vinced his male friends to testify that they had also slept with her. In a Solomon-like decision the judge made all the men responsible for the child's financial welfare.[18]

New campaigns to change proletarian sensibilities were also added to the roster. Proletkultists urged workers to turn away from religion and join in the struggle for atheism by participating in antireligious festivities, such as "Komsomol Easter" and "Komsomol Christmas."[19] To achieve more labor discipline and higher industrial productivity, Proletkultists supported the work of the Scientific Organization of Labor (Nauchnaia Organizatsiia Truda, or NOT). Clubs should teach workers the value of time, admonished the avant-garde artist Nikolai Tarabukin. Leisure, like everything else, had to be learned.[20] To insure a strong and healthy working class, the Proletkult also became an enthusiastic advocate of physical education.

This ambitious social and political agenda was to be conveyed in large part through the medium of creative work. In the ideal club of Proletkult design, theater, music, literature, and art all became active forces in daily life. Proletkultists were strong supporters of participatory artistic forms, such as "living journals," "living newspapers," and "agitational courts" (agit sudy ). Club members were instructed to design their own scenarios for these multimedia presentations using newspaper articles and current disputes in their workplace, neighborhood, and home. Workers' Club is filled with model scenarios based on timely issues, including the rise of fascism, worker-peasant relations, and antireligious campaigns. Some combined these themes in a humorous way, as in one sketch in which physical education advocates go to a village to chal-


lenge the local priest and interest his daughter in their cause.[21]

Despite their efforts to provide practical services for labor organizations, Proletkultists encountered criticism of their day-to-day activities from the trade union cultural bureaucracy. Union organizers believed that the Proletkult placed too much emphasis on creative work at the expense of very basic educational programs, like literacy. They also feared that the kinds of clubs the Proletkult proposed could not possibly interest most workers, because they remained isolated and exclusive "laboratories." Proletkultists, however, complained that union cultural work was poorly planned, unsystematic, and devoted largely to frivolous entertainments.[22]

The Proletkult was soon forced to take trade unionists' criticisms to heart because in July 1925 the organization was shifted from Narkompros to union control.[23] As a result of this new arrangement, Workers' Club opened its pages to more reports from local union circles and began to recommend that clubs simplify their cultural offerings and devote more time to basic educational tasks. In an attempt to reach out to more workers, particularly adults, Proletkult club experts expressed an unusual concern for simple comforts, such as a pleasant club environment, better food in the buffet, and free tea.[24] Economic themes also gained more prominence. Mem-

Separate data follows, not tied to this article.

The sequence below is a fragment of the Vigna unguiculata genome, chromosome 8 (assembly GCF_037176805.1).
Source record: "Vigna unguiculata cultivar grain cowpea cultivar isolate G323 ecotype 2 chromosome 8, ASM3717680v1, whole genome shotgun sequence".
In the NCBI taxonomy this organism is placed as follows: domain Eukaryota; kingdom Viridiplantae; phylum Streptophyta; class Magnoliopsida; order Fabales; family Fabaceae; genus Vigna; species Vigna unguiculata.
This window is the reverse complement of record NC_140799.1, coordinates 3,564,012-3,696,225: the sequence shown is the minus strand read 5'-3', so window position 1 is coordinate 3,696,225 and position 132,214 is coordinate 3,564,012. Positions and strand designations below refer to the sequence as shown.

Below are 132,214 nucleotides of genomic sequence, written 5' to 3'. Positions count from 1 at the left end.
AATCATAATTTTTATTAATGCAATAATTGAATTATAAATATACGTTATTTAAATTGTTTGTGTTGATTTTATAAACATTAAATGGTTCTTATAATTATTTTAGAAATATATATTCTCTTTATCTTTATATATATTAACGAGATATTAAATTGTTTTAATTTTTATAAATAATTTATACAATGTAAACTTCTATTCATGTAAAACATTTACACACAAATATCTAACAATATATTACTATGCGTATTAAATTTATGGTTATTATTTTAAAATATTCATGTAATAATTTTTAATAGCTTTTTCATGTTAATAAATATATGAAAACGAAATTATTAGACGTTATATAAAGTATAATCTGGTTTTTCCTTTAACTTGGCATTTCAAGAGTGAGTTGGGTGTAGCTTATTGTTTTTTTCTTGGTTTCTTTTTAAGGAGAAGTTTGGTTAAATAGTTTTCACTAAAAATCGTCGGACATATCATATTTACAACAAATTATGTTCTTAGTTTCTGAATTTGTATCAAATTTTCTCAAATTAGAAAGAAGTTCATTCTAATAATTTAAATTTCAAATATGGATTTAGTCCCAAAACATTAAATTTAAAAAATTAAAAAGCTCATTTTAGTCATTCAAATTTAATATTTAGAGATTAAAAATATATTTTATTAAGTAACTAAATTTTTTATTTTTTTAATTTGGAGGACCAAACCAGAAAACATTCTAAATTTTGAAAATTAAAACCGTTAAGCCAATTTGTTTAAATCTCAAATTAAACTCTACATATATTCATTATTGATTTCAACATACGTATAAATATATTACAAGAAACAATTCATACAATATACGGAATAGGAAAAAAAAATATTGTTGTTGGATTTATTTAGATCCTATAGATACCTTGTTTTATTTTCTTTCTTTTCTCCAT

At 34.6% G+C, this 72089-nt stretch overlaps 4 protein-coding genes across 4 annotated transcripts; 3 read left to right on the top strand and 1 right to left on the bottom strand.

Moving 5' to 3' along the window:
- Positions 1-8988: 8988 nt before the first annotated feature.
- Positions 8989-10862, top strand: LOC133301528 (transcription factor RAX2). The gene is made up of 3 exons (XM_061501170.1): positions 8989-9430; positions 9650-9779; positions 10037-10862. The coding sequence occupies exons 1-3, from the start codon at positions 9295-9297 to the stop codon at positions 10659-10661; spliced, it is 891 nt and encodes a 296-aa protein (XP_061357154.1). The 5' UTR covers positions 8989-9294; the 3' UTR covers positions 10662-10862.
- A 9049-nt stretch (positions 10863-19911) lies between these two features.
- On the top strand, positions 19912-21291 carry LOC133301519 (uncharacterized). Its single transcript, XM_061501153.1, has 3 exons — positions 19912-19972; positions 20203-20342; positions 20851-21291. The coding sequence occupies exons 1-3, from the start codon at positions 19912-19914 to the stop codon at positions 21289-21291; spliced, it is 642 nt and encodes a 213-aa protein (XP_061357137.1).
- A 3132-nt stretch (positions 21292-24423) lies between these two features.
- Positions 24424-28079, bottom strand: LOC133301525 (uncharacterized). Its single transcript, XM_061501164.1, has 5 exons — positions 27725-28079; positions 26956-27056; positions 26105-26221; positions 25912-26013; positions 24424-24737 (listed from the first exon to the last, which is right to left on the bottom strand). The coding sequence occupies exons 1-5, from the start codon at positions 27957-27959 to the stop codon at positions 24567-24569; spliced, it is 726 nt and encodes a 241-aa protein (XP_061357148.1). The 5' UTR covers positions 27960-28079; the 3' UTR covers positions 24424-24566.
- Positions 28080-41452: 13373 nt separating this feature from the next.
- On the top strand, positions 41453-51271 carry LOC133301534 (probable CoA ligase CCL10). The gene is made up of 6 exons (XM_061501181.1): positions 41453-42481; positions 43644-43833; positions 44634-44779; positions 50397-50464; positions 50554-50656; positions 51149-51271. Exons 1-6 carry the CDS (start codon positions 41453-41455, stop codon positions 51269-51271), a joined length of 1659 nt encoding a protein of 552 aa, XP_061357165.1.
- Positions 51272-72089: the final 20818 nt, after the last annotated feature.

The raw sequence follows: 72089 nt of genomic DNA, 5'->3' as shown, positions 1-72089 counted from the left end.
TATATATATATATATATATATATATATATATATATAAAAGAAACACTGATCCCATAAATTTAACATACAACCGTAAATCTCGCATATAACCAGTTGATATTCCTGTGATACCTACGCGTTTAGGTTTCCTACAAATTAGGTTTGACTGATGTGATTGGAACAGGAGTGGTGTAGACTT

bers were exhorted to pay more attention to the tasks of economic reconstruction and to consider ways to raise industrial productivity.[25]

In order to improve the quality of club work the Proletkult conducted numerous surveys and studies of local activities, compiling pamphlets and organizational guides. When asked, the organization also provided art instructors for union clubs. One Proletkult theater specialist completely reshaped the artistic program at the "Metallist" club in Leningrad. He convinced participants to give up their largely classical repertoire and to compose their own productions on themes such as "The Red Wedding" instead.[26] In Moscow a special research group called the "Club Cabinet" planned curricula for union cultural training programs.

For the Proletkult, clubs were centers to nurture and strengthen workers' creative autonomy. In their voluminous publications Proletkult activists continually underscored the importance of independent action. Artistic workshops were not supposed to rely on professional teachers or to follow the lead of professional artistic schools. Ideally, they would incorporate the real problems of daily life in works created by and for the participants themselves. Discussion groups and classes were intended to address issues directly concerning the members, rather than following rigid course outlines. In short, proletarian clubs were not supposed to resemble conventional educational programs, where activities were planned without student participation.

Nonetheless, there was a strong didactic, even patronizing,


streak in Proletkult instructions. The organization printed and distributed scenarios for agitational courts and living newspapers, effectively undercutting the idea that members should write their own. In the proposals for political classes and discussion circles they included suggested questions and even suggested answers, along with bibliographies of required readings.[27] The transformation of "worker-philistines" into "conscious" workers was not left to chance or to the vagaries of individual interpretation. Through the medium of creative work Proletkult club programs aimed to educate a healthy, sober, loyal, and industrious working class.

previous chapter
8 The Proletkult as Postscript, 1923–1932
next sub-section